A more detailed explanation of the algorithms in the Population Comparison platform

FlowJo’s comparison platforms support four different comparison algorithms. Two algorithms (Overton and SED) are used to calculate the percentage of positive cells found in the sample (not in the control). Two algorithms (Kolmogorov-Smirnov and Probability Binning) are used to determine the statistical difference between samples.

All of these methods begin by ‘binning’ the data – counting the number of events that fall into discreet ranges. This can be visualized in one dimension as a histogram. A bin is one such range.

*% Positive Algorithms*

**Overton cumulative histogram subtraction**^{1}: The algorithm created by Roy Overton subtracts histograms on a channel-by-channel basis to provide a percent of positive cells. It is popular because it is easy to understand and works reasonably well. The process for normalization in the Overton method is to find the mode (the bin that has the most cells in it) of each tube and divide the data from that tube by that value. This puts the data on roughly the same scale (0 – 100%) while preserving features. The Overton method then subtracts the control data from the comparison tube and counts the number of events that remain per bin, labeling these “positive”.

**Super-Enhanced Dmax Subtraction (SED):** A sophisticated algorithm developed by Bruce Bagwell to compute percent positives when comparing histograms with improved normalization and population estimation compared to Overton. A detailed overview of the algorithm can be found here, though the SED method has never been published. What we’ve put in FlowJo is essentially the Enhanced Normalization Subtraction Method (ENS) which is very similar to the SED (it lacks a correction factor). The difference between ENS and Overton normalization is that the control and test algorithms are normalized so that they have the same area. This protects the user from bad normalization due to an outlier bin with a extraordinarily large number of events in it, usually due to a data artifact on the edges of the scale. One bin with a large number of cells would cause the algorithm to normalize one of the tube to this large number and make the scales *very* different. The ENS also estimates the probability distribution function of the positive population, and aligns it to the data using the point of maximum difference between samples. By estimating the shape of the positive population, the algorithm is less likely to create a poor fit because of noisy data. Overall what is called the SED method in FlowJo is superior to the Overton method because it factors in some safety precautions for data artifacts. For really nice clean data, there should be almost no difference between the two methods.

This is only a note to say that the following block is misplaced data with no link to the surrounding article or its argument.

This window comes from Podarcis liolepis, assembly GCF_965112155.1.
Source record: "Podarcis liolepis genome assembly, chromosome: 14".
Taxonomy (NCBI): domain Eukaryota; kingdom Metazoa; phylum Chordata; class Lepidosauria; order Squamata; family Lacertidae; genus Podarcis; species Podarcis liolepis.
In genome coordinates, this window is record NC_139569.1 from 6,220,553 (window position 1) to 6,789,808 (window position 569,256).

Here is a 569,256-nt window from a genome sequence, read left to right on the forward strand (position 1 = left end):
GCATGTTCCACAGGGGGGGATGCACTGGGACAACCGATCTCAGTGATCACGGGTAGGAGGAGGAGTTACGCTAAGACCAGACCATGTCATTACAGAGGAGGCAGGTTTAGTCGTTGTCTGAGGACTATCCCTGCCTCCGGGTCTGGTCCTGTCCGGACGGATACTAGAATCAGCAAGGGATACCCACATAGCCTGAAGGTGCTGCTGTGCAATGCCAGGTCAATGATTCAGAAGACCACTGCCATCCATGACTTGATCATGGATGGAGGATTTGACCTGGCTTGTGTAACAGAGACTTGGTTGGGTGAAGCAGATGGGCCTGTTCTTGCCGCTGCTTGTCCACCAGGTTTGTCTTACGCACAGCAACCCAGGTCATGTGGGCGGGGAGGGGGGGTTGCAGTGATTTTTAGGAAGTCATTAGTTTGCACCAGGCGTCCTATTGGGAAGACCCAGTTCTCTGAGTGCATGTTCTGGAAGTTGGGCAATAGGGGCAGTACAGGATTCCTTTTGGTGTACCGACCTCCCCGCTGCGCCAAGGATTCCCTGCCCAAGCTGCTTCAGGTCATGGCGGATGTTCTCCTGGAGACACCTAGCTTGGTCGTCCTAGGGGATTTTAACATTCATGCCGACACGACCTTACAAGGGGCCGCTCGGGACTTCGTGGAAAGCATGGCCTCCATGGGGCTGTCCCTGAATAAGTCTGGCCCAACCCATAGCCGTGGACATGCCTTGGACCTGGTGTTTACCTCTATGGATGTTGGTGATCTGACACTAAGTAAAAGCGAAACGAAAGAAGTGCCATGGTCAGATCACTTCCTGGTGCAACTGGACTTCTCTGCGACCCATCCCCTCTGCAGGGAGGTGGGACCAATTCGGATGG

*Confidence Interval Algorithms*